SALT LAKE CITY — Sen. Mike Lee, R-Utah, has secured a vote for a 9/11 first responders compensation bill next week.
Speaking on the Senate floor Thursday, Lee said he met with officials from both parties and secured a vote for Tuesday. There, senators will vote on the bill, as well as two amendments brought up for the bill by Lee and Sen. Rand Paul, R-Kentucky.
That announcement came a day after he filed an amendment that would adjust a bill to fund the 9/11 first responders compensation. In a statement issued Thursday morning, Lee explained the amendment would alter a current bill for 9/11 responders to allocate $10.18 billion toward the fund for the next 10 years, which is “the exact same amount the Congressional Budget Office estimated the program will need.” He argued the current bill would authorize the program through 2092 with no cap on funding.
Hours later on the Senate floor, Lee said he secured a vote for the bill itself, as well as the two amendments. The vote was delayed until next week because not everyone was in a position to vote Thursday, officials from Lee's office said.
"This is something that we could vote on in a matter of minutes, 15 minutes or so, and then move on to final passage. We could, in fact, accomplish all of this today before we adjourn for the weekend," Lee said on the Senate floor. "This is, in fact, what I would prefer. I think finishing our work on this bill to protect victims and first responders is worth 15, 20, 30 minutes of our time."
On Wednesday, the same day as Lee's proposal, comedian Jon Stewart and 9/11 first responder John Feal blasted both Lee and Paul during an interview on Fox News. They accused the senators of stalling the bill that would continue to fund a program to pay for medical expenses for those who responded to the World Trade Center site, the Pentagon or Shanksville, Pennsylvania, during attacks on Sept. 11, 2001.
Stewart has been a leading advocate for funding the program. Last month, he testified in front of Congress in favor of a bill that would continue to fund the program. The bill cleared the House of Representatives with a 402-12 vote last week; all four of Utah’s House representatives voted in favor of it. The Associated Press noted the bill has 74 co-sponsors in the Senate, as well. However, Lee and Paul voiced opposition of the bill due to its length before funding would run out.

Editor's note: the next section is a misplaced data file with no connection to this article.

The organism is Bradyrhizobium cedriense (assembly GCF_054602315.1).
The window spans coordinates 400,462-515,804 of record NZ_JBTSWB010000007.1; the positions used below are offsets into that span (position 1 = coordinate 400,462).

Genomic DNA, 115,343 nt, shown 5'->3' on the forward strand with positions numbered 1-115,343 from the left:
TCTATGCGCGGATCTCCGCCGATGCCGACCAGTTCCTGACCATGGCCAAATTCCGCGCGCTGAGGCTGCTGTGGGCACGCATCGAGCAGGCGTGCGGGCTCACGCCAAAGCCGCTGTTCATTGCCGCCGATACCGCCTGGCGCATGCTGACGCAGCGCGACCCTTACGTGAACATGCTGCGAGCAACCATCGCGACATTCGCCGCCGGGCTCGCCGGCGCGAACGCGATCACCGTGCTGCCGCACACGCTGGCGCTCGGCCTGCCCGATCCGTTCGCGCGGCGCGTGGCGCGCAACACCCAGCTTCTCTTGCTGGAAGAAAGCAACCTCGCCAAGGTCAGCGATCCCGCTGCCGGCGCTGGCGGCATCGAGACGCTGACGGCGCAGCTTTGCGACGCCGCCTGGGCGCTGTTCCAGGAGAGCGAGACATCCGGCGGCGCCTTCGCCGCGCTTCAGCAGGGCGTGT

“Last night Jon Stewart said he believed a billion dollars a year for 10 years was a reasonable request for 9/11 first responders. I agree,” Lee said in his statement Thursday morning.
“I do not want to stop the bill’s consideration and believe we can and should address the health needs of those first responders of the 9/11 attack. I simply want to ensure that Congress has some continued oversight to ensure the fund continues to follow the law as intended," Lee’s statement continued. “We have seen too many times government programs divert from their intended use when Congress abdicates its oversight role.”
On Thursday, Feal doubled down his criticism of Lee during an appearance on KSL Newsradio’s “Dave & Dujanovic." which put more pressure on Lee.
“Mike Lee is so irrelevant. … Mike Lee and Rand Paul can try to make amendments, and they’re going to get shot down, and they’re going to be shown to be the little insignificant people that they are,” Feal said on the show. “I’m not saying this to be rude or disrespectful, but they’re disrespecting tens of thousands of people who are sick and dying right now. It’s my job as a mouthpiece of the 9/11 community to let America know that these men — they’re not even liked by their colleagues. Nobody wants to see them succeed. Utah, you deserve better.”
Feal said Lee’s office told advocates for the bill he wouldn’t get in the way during a meeting in May. He added Lee also cried in front of the group during a meeting in 2015, saying he knew what the group was going through because his mother had battled cancer.
In addition, Feal accused Lee of cherry-picking fiscal policies to stand by based on voting for a federal tax cut in 2017 that has added to a federal deficit. He said he’s willing to go after any politician regardless of political affiliation, and that the bill presented put people over parties. That’s why he decided to call out Lee and Paul.
“Either stick to your values or don’t, and he hasn’t stuck to any values. He’s all over the map,” Feal said on the show. “Why he’s doing this, I don’t know. It makes no sense. … I don’t care who you are, just don’t be an a-hole, and Mike Lee is being an a-hole right now.”
Salt Lake City Councilwoman Erin Mendenhall also issued a statement Thursday morning calling on Lee to stop holding up the bill. She said 20 of 62 firefighters from Utah who traveled to New York after the terrorist attacks in 2001 were from the Salt Lake City Fire Department.
"While they were there, they breathed in a number of toxic substances that have reportedly caused 40 of those Utah firefighters to develop serious health problems, including at least 17 with cancer," she said. "Their senator, Mike Lee, is preventing them from receiving federal support for those illnesses. It's outrageous."
During his eight-minute speech on the Senate floor, Lee stood by his amendment proposal.
"This is how the Senate is supposed to work. Each member is supposed to have the opportunity to bring forth amendments to offer up improvements to legislation to make sure they happen and happen right," he said.
Contributing: Dave Noriega and Debbie Dujanovic, KSL Newsradio
Editor's note: A previous version of this story said Sen. Mike Lee had reversed course and asked for unanimous consent. Instead, Sen. Lee secured a vote for Tuesday.